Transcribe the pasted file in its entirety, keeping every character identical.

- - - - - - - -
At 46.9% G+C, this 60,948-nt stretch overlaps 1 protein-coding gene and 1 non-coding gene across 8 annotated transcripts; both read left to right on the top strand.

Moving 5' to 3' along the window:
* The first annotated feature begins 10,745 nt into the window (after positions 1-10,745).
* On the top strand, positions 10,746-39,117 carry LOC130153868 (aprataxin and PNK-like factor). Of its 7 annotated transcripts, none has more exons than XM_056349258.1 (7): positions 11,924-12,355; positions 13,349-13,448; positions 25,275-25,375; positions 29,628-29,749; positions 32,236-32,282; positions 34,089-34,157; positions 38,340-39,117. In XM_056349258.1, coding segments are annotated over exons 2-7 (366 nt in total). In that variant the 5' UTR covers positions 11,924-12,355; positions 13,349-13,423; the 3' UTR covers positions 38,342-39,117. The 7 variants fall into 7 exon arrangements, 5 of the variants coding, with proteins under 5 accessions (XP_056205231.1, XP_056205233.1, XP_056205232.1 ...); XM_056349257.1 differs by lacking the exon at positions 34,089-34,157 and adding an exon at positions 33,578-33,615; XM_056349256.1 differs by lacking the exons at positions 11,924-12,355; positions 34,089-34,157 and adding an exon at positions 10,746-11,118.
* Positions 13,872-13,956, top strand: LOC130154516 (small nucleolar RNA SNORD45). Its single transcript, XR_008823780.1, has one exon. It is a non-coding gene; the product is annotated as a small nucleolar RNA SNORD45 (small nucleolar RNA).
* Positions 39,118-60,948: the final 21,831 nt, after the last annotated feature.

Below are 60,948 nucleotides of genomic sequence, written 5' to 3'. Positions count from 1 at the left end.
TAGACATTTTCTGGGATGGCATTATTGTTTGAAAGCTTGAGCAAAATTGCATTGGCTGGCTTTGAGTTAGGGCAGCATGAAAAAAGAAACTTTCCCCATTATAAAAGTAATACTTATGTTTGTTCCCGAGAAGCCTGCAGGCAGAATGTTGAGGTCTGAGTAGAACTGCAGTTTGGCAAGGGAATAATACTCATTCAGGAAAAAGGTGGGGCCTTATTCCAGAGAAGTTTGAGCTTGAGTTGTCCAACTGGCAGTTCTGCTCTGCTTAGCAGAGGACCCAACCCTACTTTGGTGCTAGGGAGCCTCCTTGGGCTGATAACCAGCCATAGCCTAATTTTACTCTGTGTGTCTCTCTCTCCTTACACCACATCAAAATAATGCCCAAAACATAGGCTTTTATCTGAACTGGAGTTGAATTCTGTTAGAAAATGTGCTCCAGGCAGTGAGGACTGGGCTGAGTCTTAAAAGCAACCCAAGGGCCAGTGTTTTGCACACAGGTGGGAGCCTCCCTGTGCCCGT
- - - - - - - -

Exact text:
At 46.9% G+C, this 60,948-nt stretch overlaps 1 protein-coding gene and 1 non-coding gene across 8 annotated transcripts; both read left to right on the top strand.

Moving 5' to 3' along the window:
* The first annotated feature begins 10,745 nt into the window (after positions 1-10,745).
* On the top strand, positions 10,746-39,117 carry LOC130153868 (aprataxin and PNK-like factor). Of its 7 annotated transcripts, none has more exons than XM_056349258.1 (7): positions 11,924-12,355; positions 13,349-13,448; positions 25,275-25,375; positions 29,628-29,749; positions 32,236-32,282; positions 34,089-34,157; positions 38,340-39,117. In XM_056349258.1, coding segments are annotated over exons 2-7 (366 nt in total). In that variant the 5' UTR covers positions 11,924-12,355; positions 13,349-13,423; the 3' UTR covers positions 38,342-39,117. The 7 variants fall into 7 exon arrangements, 5 of the variants coding, with proteins under 5 accessions (XP_056205231.1, XP_056205233.1, XP_056205232.1 ...); XM_056349257.1 differs by lacking the exon at positions 34,089-34,157 and adding an exon at positions 33,578-33,615; XM_056349256.1 differs by lacking the exons at positions 11,924-12,355; positions 34,089-34,157 and adding an exon at positions 10,746-11,118.
* Positions 13,872-13,956, top strand: LOC130154516 (small nucleolar RNA SNORD45). Its single transcript, XR_008823780.1, has one exon. It is a non-coding gene; the product is annotated as a small nucleolar RNA SNORD45 (small nucleolar RNA).
* Positions 39,118-60,948: the final 21,831 nt, after the last annotated feature.

Below are 60,948 nucleotides of genomic sequence, written 5' to 3'. Positions count from 1 at the left end.
TAGACATTTTCTGGGATGGCATTATTGTTTGAAAGCTTGAGCAAAATTGCATTGGCTGGCTTTGAGTTAGGGCAGCATGAAAAAAGAAACTTTCCCCATTATAAAAGTAATACTTATGTTTGTTCCCGAGAAGCCTGCAGGCAGAATGTTGAGGTCTGAGTAGAACTGCAGTTTGGCAAGGGAATAATACTCATTCAGGAAAAAGGTGGGGCCTTATTCCAGAGAAGTTTGAGCTTGAGTTGTCCAACTGGCAGTTCTGCTCTGCTTAGCAGAGGACCCAACCCTACTTTGGTGCTAGGGAGCCTCCTTGGGCTGATAACCAGCCATAGCCTAATTTTACTCTGTGTGTCTCTCTCTCCTTACACCACATCAAAATAATGCCCAAAACATAGGCTTTTATCTGAACTGGAGTTGAATTCTGTTAGAAAATGTGCTCCAGGCAGTGAGGACTGGGCTGAGTCTTAAAAGCAACCCAAGGGCCAGTGTTTTGCACACAGGTGGGAGCCTCCCTGTGCCCGT